I spent two hours at the range this morning. Targets at 50, 100, 200 yards (and 300, but I never did anything more than lob a few rounds at that range. On the paper but didn't take the time to develop numbers). Shot 50 rounds each of several different types of ammunition to see what it liked best. Nothing shot appreciably better than CCI SV, so that's what I went forward with. No photos - hopefully next week.

Conditions were low 40's and gray. Wind light and variable.

Accuracy is better than I am. Shooting off a table with bipod and a rear bag I could consistently put shots into the 1" orange diamonds on my sighter targets at 100 yards, with only the occasional flier. Shots were somewhat randomly placed within the diamond. With two shots in succession, one might be high of center and one right. At 50 yards everything was in the diamonds unless I really screwed up the shot.

Hate the trigger. I am never sure when it will break. It behaves differently if allowed to travel forward only enough to reset, and if allowed to travel all the way forward between shots. I'm not sure what I'm going to do with that.

The case is too small - bulges around the scope and doesn't take the rifle if the tripod is mounted.

I'm pretty happy with it.

SSB
 

Tx_Aggie

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If you'd rather not drop the coin on a completely new trigger assembly, Kidd sells a "Trigger Job Kit" that replaces the trigger parts in a Ruger factory polymer trigger housing for $105. You can order it alone or as a combo with some of their other performance parts such as their trigger pull tuning spring kit, auto bolt release, and magazine plunger upgrade.

It's not as slick as a completely new assembly in an aluminum housing (something they also offer) but it is a great value.
 

sshow bob

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I have been shooting the new rifle a lot since it arrived, but forgot to come back and update. I have an NRL22 match this weekend. Will report afterward.

Short version - it shoots better than I do. Trigger has improved with shots through it. No problem holding an inch at 100y. Happy out to 300y. Not up to the standards of friend's Vudoo but for a quarter the price I am a happy customer.
 

chavezz556

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I have been shooting the new rifle a lot since it arrived, but forgot to come back and update. I have an NRL22 match this weekend. Will report afterward.

Short version - it shoots better than I do. Trigger has improved with shots through it. No problem holding an inch at 100y. Happy out to 300y. Not up to the standards of friend's Vudoo but for a quarter the price I am a happy customer.
Do they have a aluminum bedding block like the titan?
 

sshow bob

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I shot my first NRL22 match on Sunday, and was able to use the new 10/22 as intended. I also shot for a couple of hours last Saturday gathering data and screwing around. I remain very happy with my purchase. I am not a great shooter. This is not an expensive gun. YMMV. Do not taunt happy fun ball, etc.

Travelor - what i meant by it shoots better than I do, is that I have yet to find its upper limit when I shoot properly, but that I'm not yet that good, and screw up shots frequently. Quantitative results below.

I've been shooting CCI SV. I had a number of other types of ammo and a few weeks ago I did 50 round tests from a concrete bench in cold but no wind conditions. Nothing I had shot substantially better than the CCI SV I had. It turns out I'd stumbled into a good lot, and a subsequent lot wasn't quite as good.

I have a range at my farm, but haven't been able to use it for a little while due to mud and flooding. We've been shooting at a range nearby. There is a bench house with excellent concrete benches looking out at a 300 yard range. Berms and target racks at 25, 50, 100, 200, and 300. Off the bench with the bipod and a rear bag, I can put 10 out of 10 on a six inch target at 300. That's two MOA - not cosmic but serviceable. Two of the guys I shoot with - both of whom shoot better than I do, one much better - could do the same. Good rifle, not a good shooter. Last Saturday I shot two three inch groups under 1.5 inches at 300. Witnessed by a friend through his big spotting scope. Conditions were cold - about 20 degrees - and no appreciable wind. Remaining groups were bigger, but on the six inch target.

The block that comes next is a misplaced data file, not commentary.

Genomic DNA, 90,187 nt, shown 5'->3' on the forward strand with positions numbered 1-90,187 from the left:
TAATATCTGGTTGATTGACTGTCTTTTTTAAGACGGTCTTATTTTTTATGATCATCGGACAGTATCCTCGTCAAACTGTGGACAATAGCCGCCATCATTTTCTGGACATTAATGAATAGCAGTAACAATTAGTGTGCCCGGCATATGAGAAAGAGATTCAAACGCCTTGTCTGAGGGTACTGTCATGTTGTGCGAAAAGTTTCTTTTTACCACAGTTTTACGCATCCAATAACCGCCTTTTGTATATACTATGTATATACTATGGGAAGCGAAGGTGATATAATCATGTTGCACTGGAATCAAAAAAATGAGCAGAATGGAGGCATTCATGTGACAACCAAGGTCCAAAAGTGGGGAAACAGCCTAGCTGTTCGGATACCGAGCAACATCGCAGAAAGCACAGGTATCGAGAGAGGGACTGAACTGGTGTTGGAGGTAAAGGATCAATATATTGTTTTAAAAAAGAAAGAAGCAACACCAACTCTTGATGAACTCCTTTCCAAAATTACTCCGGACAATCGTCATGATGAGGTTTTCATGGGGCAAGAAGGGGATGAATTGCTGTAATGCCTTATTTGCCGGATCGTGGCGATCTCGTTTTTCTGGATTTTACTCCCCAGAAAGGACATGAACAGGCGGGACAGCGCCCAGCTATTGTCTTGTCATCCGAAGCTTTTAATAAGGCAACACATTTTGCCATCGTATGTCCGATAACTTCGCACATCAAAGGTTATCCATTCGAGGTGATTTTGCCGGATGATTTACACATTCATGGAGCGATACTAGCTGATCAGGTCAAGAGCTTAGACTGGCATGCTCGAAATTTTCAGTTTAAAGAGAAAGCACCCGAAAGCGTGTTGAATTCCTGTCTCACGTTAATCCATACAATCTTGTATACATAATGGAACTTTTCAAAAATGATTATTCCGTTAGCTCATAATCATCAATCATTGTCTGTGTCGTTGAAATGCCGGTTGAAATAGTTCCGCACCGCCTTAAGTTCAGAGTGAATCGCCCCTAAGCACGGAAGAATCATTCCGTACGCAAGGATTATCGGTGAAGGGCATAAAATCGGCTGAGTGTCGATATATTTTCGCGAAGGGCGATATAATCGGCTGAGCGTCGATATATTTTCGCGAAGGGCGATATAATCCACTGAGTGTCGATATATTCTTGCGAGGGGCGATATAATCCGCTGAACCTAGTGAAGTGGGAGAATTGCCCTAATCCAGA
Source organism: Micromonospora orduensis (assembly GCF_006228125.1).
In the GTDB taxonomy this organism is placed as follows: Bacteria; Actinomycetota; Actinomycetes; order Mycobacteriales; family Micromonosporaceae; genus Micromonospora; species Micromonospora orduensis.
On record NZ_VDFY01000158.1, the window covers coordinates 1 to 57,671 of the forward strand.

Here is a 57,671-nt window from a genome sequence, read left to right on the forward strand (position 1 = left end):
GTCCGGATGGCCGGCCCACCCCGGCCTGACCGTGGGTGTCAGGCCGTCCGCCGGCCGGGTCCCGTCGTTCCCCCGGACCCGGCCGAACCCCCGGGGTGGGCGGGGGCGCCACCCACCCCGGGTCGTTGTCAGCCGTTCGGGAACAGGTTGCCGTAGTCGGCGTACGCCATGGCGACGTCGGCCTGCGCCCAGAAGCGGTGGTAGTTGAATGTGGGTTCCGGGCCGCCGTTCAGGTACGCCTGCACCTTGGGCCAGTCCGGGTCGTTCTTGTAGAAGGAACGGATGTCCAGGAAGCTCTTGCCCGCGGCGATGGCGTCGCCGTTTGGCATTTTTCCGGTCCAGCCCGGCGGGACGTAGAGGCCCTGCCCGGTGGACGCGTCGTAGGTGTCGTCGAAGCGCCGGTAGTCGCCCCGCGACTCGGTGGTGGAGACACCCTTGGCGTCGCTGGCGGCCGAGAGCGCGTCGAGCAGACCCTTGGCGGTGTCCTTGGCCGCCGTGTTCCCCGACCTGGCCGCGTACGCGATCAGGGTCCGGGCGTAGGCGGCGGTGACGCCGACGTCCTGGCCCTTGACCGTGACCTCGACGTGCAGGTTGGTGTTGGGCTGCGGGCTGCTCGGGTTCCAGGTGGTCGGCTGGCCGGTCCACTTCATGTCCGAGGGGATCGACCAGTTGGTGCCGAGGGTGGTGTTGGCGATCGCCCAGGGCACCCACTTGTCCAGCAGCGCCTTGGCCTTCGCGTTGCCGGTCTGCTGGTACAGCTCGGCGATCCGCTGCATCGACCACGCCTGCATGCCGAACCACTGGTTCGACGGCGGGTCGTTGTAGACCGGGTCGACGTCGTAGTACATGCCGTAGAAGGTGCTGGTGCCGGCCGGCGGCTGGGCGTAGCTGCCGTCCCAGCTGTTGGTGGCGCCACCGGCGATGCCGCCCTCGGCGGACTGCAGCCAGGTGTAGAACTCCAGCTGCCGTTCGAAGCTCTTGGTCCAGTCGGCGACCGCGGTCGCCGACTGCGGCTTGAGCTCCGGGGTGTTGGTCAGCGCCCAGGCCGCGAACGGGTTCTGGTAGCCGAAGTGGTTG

If I pay attention groups at 50 yards are ragged holes. Groups at 100 yards are less than an inch. About 1 shot in 10 is a flier - usually 2 - 3 inches at 100 yards. Usually I screw up and make a bad shot at least 1 in 10 - I usually know the shot is no good before I pull the trigger, and the shot usually winds up where I knew it was going to go. I don't know why I still pull the trigger.

One of the guys I shoot with has a new to him Tac Sol. This shoots better, though his feels a lot better. the BX-5 trigger in mine is crunchier but breaks much lighter than the Tac Sol trigger in his. He wound up shooting the match with my rifle because he was getting light strike misfires, but we got enough rounds through his to compare. The Ruger shoots better. Its certainly more reliable.

I had been buying ammunition a couple of hundred rounds at a time from my LGS. Prior to the match we ordered 5000 rounds of CCI SV - and didn't get as lucky. We will shoot it - and share it with anyone who wants some - and try again.

The match was fun but very difficult. We shot with Green Mountain Rifle Club at Camp Ethan Allen in Vermont. It was cold, snowing hard, and very windy. It wasn't a fair test for the rifle, but was a heck of a test for us. My misses were the product of bad technique - when I did my part, I hit the targets.

I will try to remember to take target photos next time out.

SSB
 
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TTLCAV

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Nice write up, i have a couple of Ruger 10/22s and I am playing around with them to upgrade the accuracy more for a fun project to work on guns,
I am left handed but think I'm going to stick to right handed eject rifle, for a custom build but i might consider the Ruger 10/22 competion model.